Tuesday, February 1, 2011


meddle:  verb;  to busy oneself with other people's things or affairs without being asked or needed, to interfere.
Of Colleen Dewhurt's many fabulous scenes in Anne of Green Gables, one of the most lively occurs when she confronts Mrs. Barry about the elderberry wine that Anne and Diana drink. Rachel Lynde is also present. Marilla is incensed that Anne is being accused, and when Rachel jumps into the conversation, adding her opinions about alcohol and Anne's behavior, Marilla slices into her, ending her delivery with a rousing assessment of those who "meddle in other people's affairs!" (I love that part!)

Meddling.  That's not a word we hear much anymore. The only other regular reference I can think of is from Scooby Doo.  Somewhere near the end of each episode, a grumpy adult usually says, "If it weren't for those meddling teenagers ...."  Remember?

Meddling used to be considered a grievous sin. But it's fallen off that list, and I wonder why. I suppose when people lived in smaller, close-knit communities, it was much more offensive if someone stuck her nose in, where she would be wiser to keep it out. If you lived in a tiny town of 100 people all your life, you'd be much more careful about offending anyone, by seeming to meddle.  Meddling might make you a social pariah. (You could gossip quietly all you like, of course.)  Meddling is, by definition, something that's done out in the open. That's one thing that makes it so offensive;  the meddler takes something that should be handled privately, with care, and makes it more public, so that a larger circle of people know about something that should be, well, private.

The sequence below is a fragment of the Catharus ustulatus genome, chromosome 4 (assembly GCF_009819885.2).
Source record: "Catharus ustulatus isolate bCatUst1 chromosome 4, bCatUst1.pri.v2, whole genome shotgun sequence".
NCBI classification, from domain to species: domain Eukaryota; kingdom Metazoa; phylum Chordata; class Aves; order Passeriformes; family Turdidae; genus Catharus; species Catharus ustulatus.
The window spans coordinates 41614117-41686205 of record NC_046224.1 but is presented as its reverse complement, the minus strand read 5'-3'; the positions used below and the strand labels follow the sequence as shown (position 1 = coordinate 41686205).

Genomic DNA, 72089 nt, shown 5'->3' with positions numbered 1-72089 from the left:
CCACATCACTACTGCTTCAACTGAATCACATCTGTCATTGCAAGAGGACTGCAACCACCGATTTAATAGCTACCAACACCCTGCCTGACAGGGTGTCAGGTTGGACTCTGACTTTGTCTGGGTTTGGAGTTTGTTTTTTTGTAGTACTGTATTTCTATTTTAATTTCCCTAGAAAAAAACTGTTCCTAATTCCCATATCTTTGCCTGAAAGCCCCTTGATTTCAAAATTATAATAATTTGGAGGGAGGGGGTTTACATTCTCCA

I'm sorry to say that perhaps people meddle more now than they used to, because we don't have such tight community groups. We tend to flit in and out of churches, schools, community groups, workplaces, and even friendships. Because there is less accountability on our behavior and speech, we more readily leap into situations in which our intervention is not needed, not asked, not required. If such meddling causes offense, little is lost to the meddler -- she can just change groups, change churches, change friends, and start meddling all over again with another group.

I hope this is an exaggeration, but perhaps you've met people like this. I doubt they think they are meddling. They probably think they're doing their duty, or being helpful.  "Someone needs to know," they think. They interfere just enough to get things adequately stirred up, and then step out, as if they're not involved.

Meddling is very hurtful.  Before interfering in a situation, ask yourself, "Is this really necessary? What am I hoping to accomplish? If I were the other person, would I appreciate interference from someone I barely know?"  Or ask the most important question, "Is this really any of my business?" Because in the end, it probably really isn't.

Marilla Cuthbert was one wise woman.

1 comment:

  1. Yes, it is a great line and we have waited all that time for Marilla to say it. The other is "You shouldn't have twitted her about her looks!"


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